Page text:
rest as awareness in order to cook the seeds of desire demands another look.
It needs another way to deal with desire and effort, a tantric one.
So I'm going to contradict myself here. Just resting as Awareness is
great when it's happening, but for most of us, even those who are awakened
as Consciousness , there is still desire. And yes, resting as awareness even
for short moments over time does become more and more continuous, but for
most of us, desire is still waiting in the wings and not necessarily being
dealt with at all. Therefore effort of a sort is still important.
I'd like to suggest that when we are pulled into a sense of limitation
that is motivated by desire we cannot help but find that we must make
efforts, it's not even a choice really. As long as we have vasanas we will
not be able to rest as awareness without effort. So you will find yourself
having to make efforts when re-identification with a small notion of
yourself happens. These efforts are not a return to a hyper-masculine
superimposing of a seeking-based formula of practice. You're not using a
mental strategy to fix yourself. It's not a new program to follow.
Proceeding from an assumption that there is anything wrong with us that
needs to be fixed is exactly what not to do. That kind of return to seeking
is a form of suffering itself and is not what I'm referring to here.
This kind of effort is not based in seeking; it is simply a clarifying of
our relationship to desire so that it becomes obvious. We are embracing our
life as it unfolds and feeling the effects of our actions. We are quite
naturally unraveling patterns of grasping and avoidance that occupy
attention. We are doing this in a way that is not based on an assumption
that anything (including our vasanas or desires) is really an obstacle or
problem. Even vasanas do not prove that we are not awakened. Energy and
attention is becoming freed from patterns by acknowledging and embracing
what appears, even or especially in duality. In other words we consciously
embrace desire even as we do self-inquiry.
Yes, that's right, I'm suggesting we go the other direction and
consciously identify with our bodies, feelings and thoughts. By both
consciously identifying through merging attention with our limited selves
(illusions and all) AND consciously dis-identifying with our limited selves
through continuous discriminative awareness (forms of self inquiry) we work
both ends of the paradox.
Tantra: Embracing Desire
There are two (or maybe three) aspects to unraveling desire and enhancing
our capacity to simply rest that I'd like to explore here.
The ideal for all yogis is to be one pointed in their search for the
real. To be sure that is the one desire that must be fanned, as Papaji once
said "pour benzine on it". But what of those of us who are not "ideal
yogis". Now that so many of us "unqualified folks" have discovered our
nature as consciousness and have awakened, we are neither exactly asleep nor
exactly Ramana. So what to do?
Something that the Non-dual Master Sri Nisargadatta Maharaj once said (in
"I Am That", Chapter 26) sums up my sense of it...
Maharaj: "Weak desire can be removed by introspection and meditation, but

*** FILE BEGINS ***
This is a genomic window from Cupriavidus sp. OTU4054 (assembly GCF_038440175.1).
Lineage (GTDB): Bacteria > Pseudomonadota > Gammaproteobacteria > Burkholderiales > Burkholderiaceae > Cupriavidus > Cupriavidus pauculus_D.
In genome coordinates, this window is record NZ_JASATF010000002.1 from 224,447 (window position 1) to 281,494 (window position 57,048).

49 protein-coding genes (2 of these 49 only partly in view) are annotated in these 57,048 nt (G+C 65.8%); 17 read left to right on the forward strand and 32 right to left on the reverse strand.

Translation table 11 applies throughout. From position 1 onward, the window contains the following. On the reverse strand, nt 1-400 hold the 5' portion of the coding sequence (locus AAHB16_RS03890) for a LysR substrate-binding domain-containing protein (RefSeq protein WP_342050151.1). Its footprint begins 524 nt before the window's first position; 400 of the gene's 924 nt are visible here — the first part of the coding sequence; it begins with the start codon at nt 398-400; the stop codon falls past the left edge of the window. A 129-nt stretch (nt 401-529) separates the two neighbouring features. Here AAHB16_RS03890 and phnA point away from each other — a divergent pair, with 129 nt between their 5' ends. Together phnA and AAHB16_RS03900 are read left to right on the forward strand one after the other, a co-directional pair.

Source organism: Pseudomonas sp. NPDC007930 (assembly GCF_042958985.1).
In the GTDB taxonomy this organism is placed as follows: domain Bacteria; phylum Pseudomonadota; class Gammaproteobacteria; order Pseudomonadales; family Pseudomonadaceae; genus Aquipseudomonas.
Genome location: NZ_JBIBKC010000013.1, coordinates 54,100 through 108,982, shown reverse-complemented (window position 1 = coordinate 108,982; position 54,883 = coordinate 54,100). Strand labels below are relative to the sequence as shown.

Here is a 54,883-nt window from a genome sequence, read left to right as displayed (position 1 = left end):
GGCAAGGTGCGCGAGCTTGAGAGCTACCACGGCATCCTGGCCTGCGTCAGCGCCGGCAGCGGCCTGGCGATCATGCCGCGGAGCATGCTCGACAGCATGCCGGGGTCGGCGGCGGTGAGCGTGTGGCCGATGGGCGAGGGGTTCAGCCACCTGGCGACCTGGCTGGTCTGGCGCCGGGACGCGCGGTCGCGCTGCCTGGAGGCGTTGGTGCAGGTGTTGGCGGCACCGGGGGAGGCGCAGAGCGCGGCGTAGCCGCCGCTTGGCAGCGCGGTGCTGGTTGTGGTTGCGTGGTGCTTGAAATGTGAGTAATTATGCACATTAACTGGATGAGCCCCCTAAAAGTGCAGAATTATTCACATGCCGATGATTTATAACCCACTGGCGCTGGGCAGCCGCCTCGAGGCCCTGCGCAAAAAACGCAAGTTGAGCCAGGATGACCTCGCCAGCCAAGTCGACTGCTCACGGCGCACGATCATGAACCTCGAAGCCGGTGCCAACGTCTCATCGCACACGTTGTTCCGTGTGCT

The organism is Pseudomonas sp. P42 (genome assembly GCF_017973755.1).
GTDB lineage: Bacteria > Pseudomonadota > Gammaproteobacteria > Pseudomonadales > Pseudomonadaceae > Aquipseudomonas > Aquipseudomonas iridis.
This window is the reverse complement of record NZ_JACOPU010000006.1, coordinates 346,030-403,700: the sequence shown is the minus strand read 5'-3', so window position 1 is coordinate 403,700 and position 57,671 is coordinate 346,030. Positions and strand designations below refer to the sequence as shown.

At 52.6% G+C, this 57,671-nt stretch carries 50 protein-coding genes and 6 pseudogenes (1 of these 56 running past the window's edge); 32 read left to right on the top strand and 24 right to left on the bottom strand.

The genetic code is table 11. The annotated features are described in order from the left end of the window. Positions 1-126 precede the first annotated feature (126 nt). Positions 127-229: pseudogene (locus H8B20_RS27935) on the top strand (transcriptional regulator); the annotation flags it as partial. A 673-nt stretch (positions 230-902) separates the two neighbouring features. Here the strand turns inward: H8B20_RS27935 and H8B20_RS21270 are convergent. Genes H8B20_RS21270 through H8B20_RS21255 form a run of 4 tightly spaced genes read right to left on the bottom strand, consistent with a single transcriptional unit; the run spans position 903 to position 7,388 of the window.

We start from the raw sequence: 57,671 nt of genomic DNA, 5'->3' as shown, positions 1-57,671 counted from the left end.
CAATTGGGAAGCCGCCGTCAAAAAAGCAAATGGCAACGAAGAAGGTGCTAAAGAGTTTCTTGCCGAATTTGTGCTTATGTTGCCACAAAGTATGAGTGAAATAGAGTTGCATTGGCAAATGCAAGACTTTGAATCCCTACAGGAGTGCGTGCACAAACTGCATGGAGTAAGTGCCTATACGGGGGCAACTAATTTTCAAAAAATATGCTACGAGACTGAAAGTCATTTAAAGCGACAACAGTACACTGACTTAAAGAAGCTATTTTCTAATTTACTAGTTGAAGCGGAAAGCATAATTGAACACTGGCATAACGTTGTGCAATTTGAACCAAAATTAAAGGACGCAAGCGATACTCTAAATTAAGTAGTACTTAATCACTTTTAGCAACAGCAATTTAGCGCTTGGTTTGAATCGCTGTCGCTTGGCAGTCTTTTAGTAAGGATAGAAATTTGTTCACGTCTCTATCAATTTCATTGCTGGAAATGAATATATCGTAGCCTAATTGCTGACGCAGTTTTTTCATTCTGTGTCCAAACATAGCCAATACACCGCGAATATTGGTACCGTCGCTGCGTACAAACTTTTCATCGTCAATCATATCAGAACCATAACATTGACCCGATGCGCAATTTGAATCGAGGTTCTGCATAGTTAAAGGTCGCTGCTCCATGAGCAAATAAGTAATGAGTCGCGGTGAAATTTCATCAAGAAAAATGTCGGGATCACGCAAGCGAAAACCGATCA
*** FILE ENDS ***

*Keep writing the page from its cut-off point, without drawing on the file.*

strong, deep-rooted ones must be fulfilled and their fruits, sweet or
Seems to me that a both/and path is probably the most useful approach to
desire that we awakened non-monk folks can have. This is a typically tantric
Introspection/meditation while fulfilling desire and tasting it's fruits
(both sweet and bitter)
So the question is, what is "weak desire", and what is "strong
deep-rooted desire"? My own sense is that this is not something static. In
particular, strong desires can become weak desires over time, if they are
being fulfilled and we are bringing discrimination to our lives.
What I mean is that if we bring enough attention to how we actually feel
in the midst of fulfilling our desires we spend more time fulfilling the
deepest ones and wasting less time pursuing desires that no longer seem
Introspection-meditation increases discrimination and fulfilling desires
frees up energy and attention that was caught up in fighting with ourselves,
denial is expensive.
So how do you tell the difference between your current "weak desires" and
strong ones right now? Not with your mind , that's for sure. The mind often
functions as a form of denial. The mind doesn't get to decide for you how to
rank your desires. The way to find out what is strongly held is to "let go"
and then notice what's sticking around after that. Let go of whatever you
can... let go of everything... and then notice what is holding on to you.
This takes a real honesty. Whatever is still there are your strongest
desires and what is left should be wholeheartedly embraced and lived.
By living our lives and embracing our desires we learn from the outcomes,
and desire naturally lessens, if we pay attention. This happens through both
enjoying the fruits of desire and noticing that they don't actually last. We
naturally become more content with what is, but this cannot be prematurely
cut-off or we fool ourselves.
All the reading and wishful thinking in the world doesn't prove what
desire can and can't give you the way that experience does. Leaning into
desire with discrimination frees energy and attention. My own sense is that
this happens in a way that serves awakening and decreases suffering at a
decent pace when you do introspection/meditation along side of it.
The reason for this is because there needs to be a level of